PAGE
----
Employees with physical or psychological disabilities or long-term illness were twice as likely to be attacked and reported higher rates of insults, ridicule and intimidation in the workplace compared with other workers, according to a recently published study.

Researchers examined responses to interview questions given by 3,979 individuals, 284 of whom had a disability or long-term illness.

Among the 284 individuals with disability or long-term illness compared with those without disability or long-term illness:

  • 10.5% vs. 4.5% reported suffering from physical violence at work;
  • 7.4% vs. 3.5% reported being injured at work as a result of aggression;
  • 12.3% vs. 7.4% reported being humiliated or ridiculed at work;
  • 24.3% vs. 14.3% reported being insulted at work;
  • 34.5% vs. 23.1% reported being shouted at during work.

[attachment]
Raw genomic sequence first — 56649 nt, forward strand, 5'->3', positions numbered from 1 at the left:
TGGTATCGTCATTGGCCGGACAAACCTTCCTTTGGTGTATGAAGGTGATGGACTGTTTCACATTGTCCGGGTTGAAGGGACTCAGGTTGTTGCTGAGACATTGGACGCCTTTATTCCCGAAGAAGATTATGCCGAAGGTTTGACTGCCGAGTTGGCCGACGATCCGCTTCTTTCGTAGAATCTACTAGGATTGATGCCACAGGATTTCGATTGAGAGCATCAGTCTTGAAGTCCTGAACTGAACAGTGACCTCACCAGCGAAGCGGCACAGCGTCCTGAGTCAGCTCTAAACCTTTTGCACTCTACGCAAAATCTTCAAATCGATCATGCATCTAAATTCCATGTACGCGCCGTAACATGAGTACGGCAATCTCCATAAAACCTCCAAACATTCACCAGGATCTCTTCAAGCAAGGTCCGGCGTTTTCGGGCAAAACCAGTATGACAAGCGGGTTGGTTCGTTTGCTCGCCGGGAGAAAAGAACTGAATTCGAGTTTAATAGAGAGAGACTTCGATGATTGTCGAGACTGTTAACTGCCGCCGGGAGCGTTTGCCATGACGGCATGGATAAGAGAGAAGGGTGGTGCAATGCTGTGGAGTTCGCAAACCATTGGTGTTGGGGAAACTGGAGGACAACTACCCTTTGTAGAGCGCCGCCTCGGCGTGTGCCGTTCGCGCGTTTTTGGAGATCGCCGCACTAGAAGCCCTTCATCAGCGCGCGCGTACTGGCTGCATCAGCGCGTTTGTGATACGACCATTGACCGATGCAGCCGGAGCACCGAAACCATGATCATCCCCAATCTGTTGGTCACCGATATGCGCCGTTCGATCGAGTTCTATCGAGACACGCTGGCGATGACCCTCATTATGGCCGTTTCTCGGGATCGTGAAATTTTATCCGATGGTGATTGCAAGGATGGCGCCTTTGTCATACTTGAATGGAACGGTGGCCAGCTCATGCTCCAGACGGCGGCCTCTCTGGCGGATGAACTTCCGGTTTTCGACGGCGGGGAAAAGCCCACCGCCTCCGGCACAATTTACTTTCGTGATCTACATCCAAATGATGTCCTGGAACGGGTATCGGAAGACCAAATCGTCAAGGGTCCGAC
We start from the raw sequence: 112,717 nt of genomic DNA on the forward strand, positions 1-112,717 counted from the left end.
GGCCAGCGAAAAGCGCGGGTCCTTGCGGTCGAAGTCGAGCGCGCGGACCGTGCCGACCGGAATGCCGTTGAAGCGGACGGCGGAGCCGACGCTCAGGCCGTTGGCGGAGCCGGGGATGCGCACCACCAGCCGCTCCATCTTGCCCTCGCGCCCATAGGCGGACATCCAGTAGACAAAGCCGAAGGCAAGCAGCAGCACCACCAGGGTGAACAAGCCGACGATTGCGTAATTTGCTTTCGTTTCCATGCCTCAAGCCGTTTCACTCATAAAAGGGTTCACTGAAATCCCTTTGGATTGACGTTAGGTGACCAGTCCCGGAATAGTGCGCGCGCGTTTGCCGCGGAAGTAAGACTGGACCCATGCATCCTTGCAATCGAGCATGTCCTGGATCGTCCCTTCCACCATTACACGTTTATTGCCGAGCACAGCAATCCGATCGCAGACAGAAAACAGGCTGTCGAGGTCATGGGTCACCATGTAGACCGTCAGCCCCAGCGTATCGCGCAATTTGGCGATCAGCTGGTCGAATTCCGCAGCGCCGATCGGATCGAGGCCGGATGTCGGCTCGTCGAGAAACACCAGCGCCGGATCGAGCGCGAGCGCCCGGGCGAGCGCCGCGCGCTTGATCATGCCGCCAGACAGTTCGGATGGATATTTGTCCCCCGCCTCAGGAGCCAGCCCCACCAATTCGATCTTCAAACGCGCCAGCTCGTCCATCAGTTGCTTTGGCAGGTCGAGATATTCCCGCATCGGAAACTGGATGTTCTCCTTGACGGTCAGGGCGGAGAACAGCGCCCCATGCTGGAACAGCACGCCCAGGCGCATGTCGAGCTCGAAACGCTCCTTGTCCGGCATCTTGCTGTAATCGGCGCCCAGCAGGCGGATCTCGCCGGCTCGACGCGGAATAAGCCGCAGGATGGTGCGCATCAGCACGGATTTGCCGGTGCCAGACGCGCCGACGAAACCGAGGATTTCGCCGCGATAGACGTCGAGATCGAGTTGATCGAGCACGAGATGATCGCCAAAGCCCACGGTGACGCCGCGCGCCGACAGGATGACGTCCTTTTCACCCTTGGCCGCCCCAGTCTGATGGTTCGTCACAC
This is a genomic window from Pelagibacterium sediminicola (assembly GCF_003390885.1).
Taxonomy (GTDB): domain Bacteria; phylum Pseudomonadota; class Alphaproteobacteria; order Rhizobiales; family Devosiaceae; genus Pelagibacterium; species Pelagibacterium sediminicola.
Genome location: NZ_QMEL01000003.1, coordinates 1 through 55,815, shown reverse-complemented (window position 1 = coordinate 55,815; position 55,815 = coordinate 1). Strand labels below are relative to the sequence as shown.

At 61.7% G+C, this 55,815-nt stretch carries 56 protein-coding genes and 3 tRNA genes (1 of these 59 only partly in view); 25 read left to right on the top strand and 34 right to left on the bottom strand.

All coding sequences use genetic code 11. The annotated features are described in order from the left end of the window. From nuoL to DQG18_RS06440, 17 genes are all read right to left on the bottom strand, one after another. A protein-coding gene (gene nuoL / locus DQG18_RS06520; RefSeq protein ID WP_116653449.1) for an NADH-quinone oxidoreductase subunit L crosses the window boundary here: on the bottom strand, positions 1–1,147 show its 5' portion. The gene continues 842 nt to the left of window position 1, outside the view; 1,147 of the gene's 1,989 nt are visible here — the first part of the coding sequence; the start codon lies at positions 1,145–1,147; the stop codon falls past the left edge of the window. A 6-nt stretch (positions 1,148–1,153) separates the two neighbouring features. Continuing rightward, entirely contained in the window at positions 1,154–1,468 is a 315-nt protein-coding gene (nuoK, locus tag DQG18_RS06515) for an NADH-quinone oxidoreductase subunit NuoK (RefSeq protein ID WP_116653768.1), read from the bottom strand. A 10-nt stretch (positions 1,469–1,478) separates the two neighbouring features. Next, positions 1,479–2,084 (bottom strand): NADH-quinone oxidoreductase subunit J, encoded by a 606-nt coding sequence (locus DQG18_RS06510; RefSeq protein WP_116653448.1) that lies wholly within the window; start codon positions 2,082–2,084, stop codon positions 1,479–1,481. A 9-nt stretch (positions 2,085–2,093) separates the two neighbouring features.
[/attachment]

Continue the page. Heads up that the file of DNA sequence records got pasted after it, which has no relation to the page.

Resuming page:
Individuals with disability or long-term illness reported that managers were responsible for 45% of the more serious ill-treatment, whereas customers or clients were responsible for 28% and colleagues for 18%.

Workers with a psychological or learning disability experienced worse treatment than those with physical disabilities or long-term physical health problems.

“Up to now, researchers have generally assumed that ill-treatment in the workplace was causing disabilities and health problems. Our work suggests ill-treatment happens to employees who already have disabilities or health problems,” Ralph Fevre, PhD, of the Cardiff School of Social Sciences, stated in a news release. The study was published in the journal Work, Employment and Society.

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